Students and staff share opinions on Mirror transition

Amanda Bagnall-Newman, Layout Manager

The Mirror newspaper will be transitioning to strictly online, which means no print product will be released in the future. To read the articles written by students, visit our website at

Students and staff were asked to share their opinions on the upcoming changes to The Mirror. Here are their responses.


Janel Weir, sophomore hospitality management major

“I think switching to digital is a great idea. By going online, I believe that people will be more likely to read the stories because (smartphones) are basically with (us) wherever (we) go. It is more convenient to the viewers since we spend most of our time on our phones, on apps and other social media sites. Also, it is ecological for our school by saving paper.”


Jake Weyker, sophomore graphic art major

“I think Lakeland should continue with printing the paper. I enjoy picking up the paper and reading what’s all happening on campus. I feel like there’s more meaning behind printing.”


Pete Barth, senior marketing specialist, Mirror advisor

“Few industries are changing faster and more dramatically than the one formerly known as ‘newspapers.’ It is our duty as an institution of higher learning to not only keep up with change, but be at the forefront of it. The future of this particular industry definitely lies in digital news gathering and production, so that is where we will focus our energy and innovation moving forward. As a direct result, we will produce student journalists who are well-versed in website skills and deadlines and social media production, and thus will be more prepared to enter this ever-changing field than if they were still committed to the production of a printed product. I certainly understand the nostalgia and romanticism that surround producing and printing a newspaper and holding the proof of that hard work in our hands. As someone who worked for daily newspapers for more than two decades, I have proudly helped produce thousands of hard-copy newspapers. These past two years as the advisor of The Mirror have led to many similarly proud moments when the culmination of our hard work rolled off the presses. But we must be willing to change with the times, and in the newspaper industry, college graduates with real-time digital news gathering skills are currently more coveted than those with hard-copy newspaper producing experience.”


Paige Gerber, senior international business major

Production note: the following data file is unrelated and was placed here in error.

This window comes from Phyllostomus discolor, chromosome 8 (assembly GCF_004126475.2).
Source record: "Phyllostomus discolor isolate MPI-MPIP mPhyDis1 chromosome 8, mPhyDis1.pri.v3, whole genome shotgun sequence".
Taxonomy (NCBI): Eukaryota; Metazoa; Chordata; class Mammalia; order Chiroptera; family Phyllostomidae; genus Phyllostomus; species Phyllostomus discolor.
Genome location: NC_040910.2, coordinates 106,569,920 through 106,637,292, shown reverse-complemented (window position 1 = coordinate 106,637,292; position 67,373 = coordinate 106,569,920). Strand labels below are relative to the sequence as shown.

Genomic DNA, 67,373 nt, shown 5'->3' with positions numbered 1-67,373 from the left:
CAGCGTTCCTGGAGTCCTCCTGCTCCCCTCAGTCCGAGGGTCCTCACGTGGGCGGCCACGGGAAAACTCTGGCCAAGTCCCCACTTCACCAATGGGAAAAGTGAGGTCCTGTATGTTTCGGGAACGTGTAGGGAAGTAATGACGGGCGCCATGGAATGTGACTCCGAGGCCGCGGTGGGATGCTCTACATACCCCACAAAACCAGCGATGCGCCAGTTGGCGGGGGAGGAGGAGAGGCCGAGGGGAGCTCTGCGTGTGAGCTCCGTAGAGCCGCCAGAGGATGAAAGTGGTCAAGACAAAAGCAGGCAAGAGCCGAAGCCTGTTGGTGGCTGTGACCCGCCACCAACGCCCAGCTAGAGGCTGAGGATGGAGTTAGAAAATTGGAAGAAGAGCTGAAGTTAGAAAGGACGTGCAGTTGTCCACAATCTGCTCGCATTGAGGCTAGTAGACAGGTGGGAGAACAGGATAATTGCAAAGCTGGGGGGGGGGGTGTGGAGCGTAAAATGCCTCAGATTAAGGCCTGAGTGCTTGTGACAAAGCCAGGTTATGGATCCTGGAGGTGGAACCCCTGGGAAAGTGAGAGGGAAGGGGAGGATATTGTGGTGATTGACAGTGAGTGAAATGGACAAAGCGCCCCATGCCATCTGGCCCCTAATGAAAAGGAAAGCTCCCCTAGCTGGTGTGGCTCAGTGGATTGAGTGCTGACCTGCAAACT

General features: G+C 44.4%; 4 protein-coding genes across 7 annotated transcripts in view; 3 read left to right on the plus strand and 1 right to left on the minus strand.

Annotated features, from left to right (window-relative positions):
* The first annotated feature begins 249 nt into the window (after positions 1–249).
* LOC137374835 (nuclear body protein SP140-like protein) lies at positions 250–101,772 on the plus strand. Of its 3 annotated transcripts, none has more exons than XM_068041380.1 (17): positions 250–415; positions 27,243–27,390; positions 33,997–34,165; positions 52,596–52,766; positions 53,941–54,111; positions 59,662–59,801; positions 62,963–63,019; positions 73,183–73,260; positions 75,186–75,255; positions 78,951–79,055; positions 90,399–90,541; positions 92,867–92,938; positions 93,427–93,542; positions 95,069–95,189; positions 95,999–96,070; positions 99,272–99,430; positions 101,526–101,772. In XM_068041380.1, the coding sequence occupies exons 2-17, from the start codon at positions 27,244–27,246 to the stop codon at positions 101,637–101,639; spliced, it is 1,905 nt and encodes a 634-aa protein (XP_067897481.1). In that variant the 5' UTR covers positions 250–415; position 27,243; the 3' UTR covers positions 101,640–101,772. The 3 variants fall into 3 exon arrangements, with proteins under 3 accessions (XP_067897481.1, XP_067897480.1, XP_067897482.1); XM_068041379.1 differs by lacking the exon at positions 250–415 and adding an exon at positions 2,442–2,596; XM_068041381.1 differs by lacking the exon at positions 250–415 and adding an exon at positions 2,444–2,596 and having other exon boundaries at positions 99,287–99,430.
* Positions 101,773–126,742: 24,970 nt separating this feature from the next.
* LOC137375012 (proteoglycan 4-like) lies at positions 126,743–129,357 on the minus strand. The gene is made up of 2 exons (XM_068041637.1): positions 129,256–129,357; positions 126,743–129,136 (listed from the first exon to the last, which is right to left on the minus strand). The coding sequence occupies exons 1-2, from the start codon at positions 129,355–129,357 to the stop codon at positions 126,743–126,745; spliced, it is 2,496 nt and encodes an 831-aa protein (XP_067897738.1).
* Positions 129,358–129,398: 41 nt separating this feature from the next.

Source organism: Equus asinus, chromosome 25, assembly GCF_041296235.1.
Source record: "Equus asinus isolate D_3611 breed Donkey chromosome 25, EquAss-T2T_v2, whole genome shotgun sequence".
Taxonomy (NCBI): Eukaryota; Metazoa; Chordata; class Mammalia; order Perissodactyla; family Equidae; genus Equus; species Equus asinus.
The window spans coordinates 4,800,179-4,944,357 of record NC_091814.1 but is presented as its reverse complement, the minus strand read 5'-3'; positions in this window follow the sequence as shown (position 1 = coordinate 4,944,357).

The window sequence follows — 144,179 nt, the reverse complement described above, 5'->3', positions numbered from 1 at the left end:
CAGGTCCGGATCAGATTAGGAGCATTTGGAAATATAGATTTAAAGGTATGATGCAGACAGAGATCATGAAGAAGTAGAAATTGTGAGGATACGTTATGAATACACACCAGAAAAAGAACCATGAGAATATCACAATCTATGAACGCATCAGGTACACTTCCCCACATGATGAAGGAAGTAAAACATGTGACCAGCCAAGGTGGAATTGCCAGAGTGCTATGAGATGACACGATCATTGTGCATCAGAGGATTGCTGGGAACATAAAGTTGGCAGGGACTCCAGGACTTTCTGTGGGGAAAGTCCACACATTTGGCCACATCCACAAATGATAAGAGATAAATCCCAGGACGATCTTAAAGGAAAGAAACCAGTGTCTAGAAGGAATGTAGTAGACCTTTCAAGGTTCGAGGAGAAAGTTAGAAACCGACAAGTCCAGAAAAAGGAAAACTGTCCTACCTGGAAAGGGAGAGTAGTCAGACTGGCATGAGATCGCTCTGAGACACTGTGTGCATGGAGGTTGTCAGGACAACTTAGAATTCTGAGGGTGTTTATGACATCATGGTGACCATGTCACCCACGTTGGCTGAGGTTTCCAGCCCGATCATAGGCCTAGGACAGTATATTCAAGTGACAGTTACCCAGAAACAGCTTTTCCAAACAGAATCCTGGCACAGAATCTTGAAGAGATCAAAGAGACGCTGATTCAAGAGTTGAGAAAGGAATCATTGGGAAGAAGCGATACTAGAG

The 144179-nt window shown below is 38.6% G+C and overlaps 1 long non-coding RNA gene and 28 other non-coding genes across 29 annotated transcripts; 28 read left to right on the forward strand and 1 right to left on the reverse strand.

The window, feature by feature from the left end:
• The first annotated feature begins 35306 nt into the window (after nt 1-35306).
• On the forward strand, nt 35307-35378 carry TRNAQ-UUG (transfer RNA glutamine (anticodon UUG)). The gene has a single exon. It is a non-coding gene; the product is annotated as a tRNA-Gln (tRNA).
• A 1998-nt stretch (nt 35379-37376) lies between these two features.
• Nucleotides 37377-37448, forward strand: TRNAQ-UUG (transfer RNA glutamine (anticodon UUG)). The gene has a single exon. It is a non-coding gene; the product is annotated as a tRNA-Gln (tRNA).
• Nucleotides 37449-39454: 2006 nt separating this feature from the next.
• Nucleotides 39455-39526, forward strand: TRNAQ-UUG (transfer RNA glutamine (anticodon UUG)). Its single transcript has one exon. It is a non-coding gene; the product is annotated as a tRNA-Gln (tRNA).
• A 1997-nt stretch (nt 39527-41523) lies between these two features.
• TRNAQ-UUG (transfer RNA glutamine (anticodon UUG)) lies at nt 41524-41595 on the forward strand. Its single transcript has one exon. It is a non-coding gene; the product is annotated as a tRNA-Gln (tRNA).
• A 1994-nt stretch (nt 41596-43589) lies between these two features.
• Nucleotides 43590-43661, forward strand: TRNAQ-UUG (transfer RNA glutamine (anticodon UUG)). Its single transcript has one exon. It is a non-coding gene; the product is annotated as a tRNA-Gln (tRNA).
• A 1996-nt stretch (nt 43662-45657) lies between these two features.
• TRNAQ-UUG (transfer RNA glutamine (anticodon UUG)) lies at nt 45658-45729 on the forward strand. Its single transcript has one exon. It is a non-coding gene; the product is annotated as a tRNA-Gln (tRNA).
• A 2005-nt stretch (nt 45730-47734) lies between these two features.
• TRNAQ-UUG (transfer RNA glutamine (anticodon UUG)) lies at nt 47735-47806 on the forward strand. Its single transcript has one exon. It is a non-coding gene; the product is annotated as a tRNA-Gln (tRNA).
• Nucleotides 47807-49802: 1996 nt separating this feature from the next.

“The Mirror is a tricky subject. I understand why they cut the printing because the budget is so constrained that even many programs were cut. But The Mirror is also a symbol for the school. It’s award winning and it’s just always nice to have. It’s sad that it was cut.”


John McKenzie, instructor of communication

“The Mirror is now experiencing the same crunch a lot of the newspaper industry went through in 2008 and 2009. During the economic recession, a ton of well-regarded and established newspapers (including the Chicago Tribune and the Madison Capital Times) either went bankrupt or stopped distribution of print editions. In some regards, it will always be a discouraging thing when a newspaper goes digital only. I will certainly miss grabbing my copy of The Mirror out of my campus mailbox and reading it between classes and meetings. But, on the other hand, with any big change there is also opportunity. The shift to a digital format allows The Mirror staff to try out things that are only possible in digital contexts—whether that be fostering new forms of reader interaction, inclusion of videos (for example, of sporting events or convocations), an enhanced social media presence or simply reaching a wider base of Lakeland’s alumni network. I for one can’t wait to see what new directions The Mirror takes.”


Karl Elder, Fessler professor of creative writing and poet in residence

“I shall sorely miss the paper.  Additionally, I would prefer that students continue to have a chance to work with both mediums.  Despite the general movement toward electronic media in publishing, paper—tabloids, magazines, pamphlets, and books—is not going to disappear.  In fact, the on-demand print industry is thriving, as LC students were able to witness at the recent AWP convention.”


After careful consideration, the staff and their advisors are making the transition to online.

Switching to online will allow readers to receive news in real time and stay constantly updated. The print product is unable to provide updates as quickly. Almost immediately after a print newspaper is released, it is already outdated. The Mirror plans to release more news and at a faster pace to better inform its readers about what is happening around campus.

Print is a form of communication that has no interactive value to the reader. Online articles have the option for readers to comment and discuss their opinions and ideas about each article. This can spark healthy conversation between staff and readers.

A large readership is loyal to the print model. There is an aesthetic and tangible value to a print model which digital cannot provide.

The transition to an online news base is how modern newspapers are adapting to the digital era. This will also better prepare students who are looking to work in the newspaper field after graduation.

The Mirror will survive as a paperless model, embracing the necessary alterations demanded in a digital age of communication.